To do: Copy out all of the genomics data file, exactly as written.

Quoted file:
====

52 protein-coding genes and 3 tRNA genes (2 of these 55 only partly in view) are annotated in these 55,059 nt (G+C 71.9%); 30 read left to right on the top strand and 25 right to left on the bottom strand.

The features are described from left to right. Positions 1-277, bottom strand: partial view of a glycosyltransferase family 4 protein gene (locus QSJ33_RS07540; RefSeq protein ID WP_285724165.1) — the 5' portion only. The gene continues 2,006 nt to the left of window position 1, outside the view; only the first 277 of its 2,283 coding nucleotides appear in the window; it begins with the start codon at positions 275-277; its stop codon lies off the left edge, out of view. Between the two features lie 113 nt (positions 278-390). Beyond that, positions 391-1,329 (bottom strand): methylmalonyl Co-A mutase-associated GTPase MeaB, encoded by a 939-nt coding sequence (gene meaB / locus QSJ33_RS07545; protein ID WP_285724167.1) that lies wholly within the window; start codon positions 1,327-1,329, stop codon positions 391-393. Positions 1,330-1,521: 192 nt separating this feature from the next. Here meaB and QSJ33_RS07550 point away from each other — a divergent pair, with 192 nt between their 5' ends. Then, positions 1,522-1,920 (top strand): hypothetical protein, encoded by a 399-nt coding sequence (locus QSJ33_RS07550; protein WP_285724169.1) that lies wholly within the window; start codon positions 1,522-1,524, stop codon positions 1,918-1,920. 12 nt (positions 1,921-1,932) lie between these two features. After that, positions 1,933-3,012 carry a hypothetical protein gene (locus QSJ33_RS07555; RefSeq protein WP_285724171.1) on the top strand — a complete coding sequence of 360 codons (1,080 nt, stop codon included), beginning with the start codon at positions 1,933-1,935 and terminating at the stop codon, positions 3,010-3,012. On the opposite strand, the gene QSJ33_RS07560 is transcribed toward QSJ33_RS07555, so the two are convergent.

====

52 protein-coding genes and 3 tRNA genes (2 of these 55 only partly in view) are annotated in these 55,059 nt (G+C 71.9%); 30 read left to right on the top strand and 25 right to left on the bottom strand.

The features are described from left to right. Positions 1-277, bottom strand: partial view of a glycosyltransferase family 4 protein gene (locus QSJ33_RS07540; RefSeq protein ID WP_285724165.1) — the 5' portion only. The gene continues 2,006 nt to the left of window position 1, outside the view; only the first 277 of its 2,283 coding nucleotides appear in the window; it begins with the start codon at positions 275-277; its stop codon lies off the left edge, out of view. Between the two features lie 113 nt (positions 278-390). Beyond that, positions 391-1,329 (bottom strand): methylmalonyl Co-A mutase-associated GTPase MeaB, encoded by a 939-nt coding sequence (gene meaB / locus QSJ33_RS07545; protein ID WP_285724167.1) that lies wholly within the window; start codon positions 1,327-1,329, stop codon positions 391-393. Positions 1,330-1,521: 192 nt separating this feature from the next. Here meaB and QSJ33_RS07550 point away from each other — a divergent pair, with 192 nt between their 5' ends. Then, positions 1,522-1,920 (top strand): hypothetical protein, encoded by a 399-nt coding sequence (locus QSJ33_RS07550; protein WP_285724169.1) that lies wholly within the window; start codon positions 1,522-1,524, stop codon positions 1,918-1,920. 12 nt (positions 1,921-1,932) lie between these two features. After that, positions 1,933-3,012 carry a hypothetical protein gene (locus QSJ33_RS07555; RefSeq protein WP_285724171.1) on the top strand — a complete coding sequence of 360 codons (1,080 nt, stop codon included), beginning with the start codon at positions 1,933-1,935 and terminating at the stop codon, positions 3,010-3,012. On the opposite strand, the gene QSJ33_RS07560 is transcribed toward QSJ33_RS07555, so the two are convergent.